Monday, 19 March 2012

Cornish Blue - World Champion 2010

Zoë and I had a day off today. There was no purpose or intention in our minds when we applied for annual leave, only the fact that the day was going to be preceded by a weekend in Essex and we had spare leave to take before the end of the financial year. Having had a lie-in, played a bit of FIFA on the PS3 and gone into town to get some practicalities done, we decided [as it was a nice day] to have a drive around the country lanes of Hampshire and ended up stopping at the Newlyn’s Farm Shop. I knew there wasn’t much chance of me leaving the place without going through their locally produced cheeses, so I grabbed a basket.

Much like an army doctor moving along a line of new recruits, cupping them and asking them to cough, I side-stepped up the aisle feeling the weight and consistency. I dare say that I examined the cheeses a little closer than servicemen’s’ undercarriages are subject to, looking at the rinds and veins (don’t!) and finally settled on a couple to add to my other wise empty basket.

And oh my word did I pick a winner! Quite literally! The Cornish Blue, I have since found out, is the winner of numerous awards, including the prestigious and sought after ‘World Champion Cheese’ at the World Cheese Awards in 2010. After I slid the knife smoothly through the wedge that I brought home with me and dropped it into my mouth, my first thought was “Boom. This is a champion”. When you think of Cornish ice-cream or Cornish cream teas you are reminded of luscious foods that are rich and creamy, produced by big, fat, healthy farm animals that chomp on fresh grass from the rolling hills. Cows so rotund, that as Maude the Jersey Cow saunters past lazily, the other girls sing to her in Black Eyed Peas style “Hey M! Whatcha gonna do with all that ass? All that ass inside that trunk?”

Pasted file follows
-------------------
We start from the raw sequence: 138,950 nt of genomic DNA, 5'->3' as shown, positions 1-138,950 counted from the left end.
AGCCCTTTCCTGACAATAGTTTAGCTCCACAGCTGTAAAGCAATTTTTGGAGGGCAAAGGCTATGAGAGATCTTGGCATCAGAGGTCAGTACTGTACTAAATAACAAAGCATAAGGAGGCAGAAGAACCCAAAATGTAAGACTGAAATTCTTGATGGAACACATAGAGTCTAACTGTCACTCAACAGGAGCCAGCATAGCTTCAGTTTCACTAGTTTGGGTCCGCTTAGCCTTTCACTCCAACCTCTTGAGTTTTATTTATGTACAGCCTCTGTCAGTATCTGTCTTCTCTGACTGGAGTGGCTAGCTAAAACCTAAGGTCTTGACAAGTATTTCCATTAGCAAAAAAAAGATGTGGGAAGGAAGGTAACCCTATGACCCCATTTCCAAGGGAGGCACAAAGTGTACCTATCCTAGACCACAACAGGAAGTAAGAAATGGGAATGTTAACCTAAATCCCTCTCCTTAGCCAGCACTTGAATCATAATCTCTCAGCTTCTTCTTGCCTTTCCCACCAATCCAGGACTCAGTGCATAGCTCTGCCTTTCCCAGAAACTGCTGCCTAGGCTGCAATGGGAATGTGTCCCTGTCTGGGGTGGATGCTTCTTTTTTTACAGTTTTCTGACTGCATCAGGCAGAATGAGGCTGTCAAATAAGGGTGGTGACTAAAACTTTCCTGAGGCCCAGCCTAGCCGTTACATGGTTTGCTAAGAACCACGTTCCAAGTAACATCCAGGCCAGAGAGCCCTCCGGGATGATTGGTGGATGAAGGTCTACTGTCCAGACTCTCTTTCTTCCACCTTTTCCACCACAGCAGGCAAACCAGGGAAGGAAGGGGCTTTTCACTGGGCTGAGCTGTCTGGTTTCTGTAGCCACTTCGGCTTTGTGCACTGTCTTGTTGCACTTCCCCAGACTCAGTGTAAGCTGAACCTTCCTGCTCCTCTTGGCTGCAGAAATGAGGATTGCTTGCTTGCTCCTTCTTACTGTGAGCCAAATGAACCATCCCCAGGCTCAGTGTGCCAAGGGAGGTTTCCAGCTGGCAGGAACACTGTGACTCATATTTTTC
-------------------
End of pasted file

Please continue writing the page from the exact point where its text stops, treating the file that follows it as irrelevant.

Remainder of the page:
This cheese is no exception to those other wonderful Cornish flavours. It has a full flavour and - as is said of wine – lots of ‘body’. It is creamy and moist in texture, not to the same extent as Gorgonzola, but in the same manner. Unlike other blues, its veins are not distributed universally / evenly throughout the cheese but gathered together in lines and areas. It has a lovely brown rind and a tangy aftertaste that compliments the creamy flavour. Yep, I’ve decided, I’m giving this a 9. I may regret my loose high-scoring here…but I doubt it. It’s bloody awesome. And I tell you what, I may not have been able to celebrate the English winning the World Cup recently or that the Brits will win the most gold medals this summer, but by-golly-gosh this is one world beater worth celebrating and being proud of!

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